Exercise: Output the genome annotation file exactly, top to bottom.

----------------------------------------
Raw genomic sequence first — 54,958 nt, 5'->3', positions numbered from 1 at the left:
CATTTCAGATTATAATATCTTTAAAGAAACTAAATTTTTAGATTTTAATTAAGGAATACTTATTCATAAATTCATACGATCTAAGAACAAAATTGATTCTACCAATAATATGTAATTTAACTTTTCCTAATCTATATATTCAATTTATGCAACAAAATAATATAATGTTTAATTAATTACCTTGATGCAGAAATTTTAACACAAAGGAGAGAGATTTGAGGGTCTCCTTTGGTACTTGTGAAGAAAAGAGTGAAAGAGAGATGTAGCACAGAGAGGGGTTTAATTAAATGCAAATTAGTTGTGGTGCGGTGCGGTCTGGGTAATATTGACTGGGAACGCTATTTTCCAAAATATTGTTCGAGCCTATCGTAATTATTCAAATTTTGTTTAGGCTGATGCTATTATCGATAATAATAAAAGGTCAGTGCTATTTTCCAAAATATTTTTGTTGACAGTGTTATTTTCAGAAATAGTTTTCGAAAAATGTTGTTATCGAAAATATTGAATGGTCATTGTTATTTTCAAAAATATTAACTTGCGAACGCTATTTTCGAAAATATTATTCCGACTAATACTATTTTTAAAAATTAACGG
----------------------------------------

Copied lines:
Raw genomic sequence first — 54,958 nt, 5'->3', positions numbered from 1 at the left:
CATTTCAGATTATAATATCTTTAAAGAAACTAAATTTTTAGATTTTAATTAAGGAATACTTATTCATAAATTCATACGATCTAAGAACAAAATTGATTCTACCAATAATATGTAATTTAACTTTTCCTAATCTATATATTCAATTTATGCAACAAAATAATATAATGTTTAATTAATTACCTTGATGCAGAAATTTTAACACAAAGGAGAGAGATTTGAGGGTCTCCTTTGGTACTTGTGAAGAAAAGAGTGAAAGAGAGATGTAGCACAGAGAGGGGTTTAATTAAATGCAAATTAGTTGTGGTGCGGTGCGGTCTGGGTAATATTGACTGGGAACGCTATTTTCCAAAATATTGTTCGAGCCTATCGTAATTATTCAAATTTTGTTTAGGCTGATGCTATTATCGATAATAATAAAAGGTCAGTGCTATTTTCCAAAATATTTTTGTTGACAGTGTTATTTTCAGAAATAGTTTTCGAAAAATGTTGTTATCGAAAATATTGAATGGTCATTGTTATTTTCAAAAATATTAACTTGCGAACGCTATTTTCGAAAATATTATTCCGACTAATACTATTTTTAAAAATTAACGG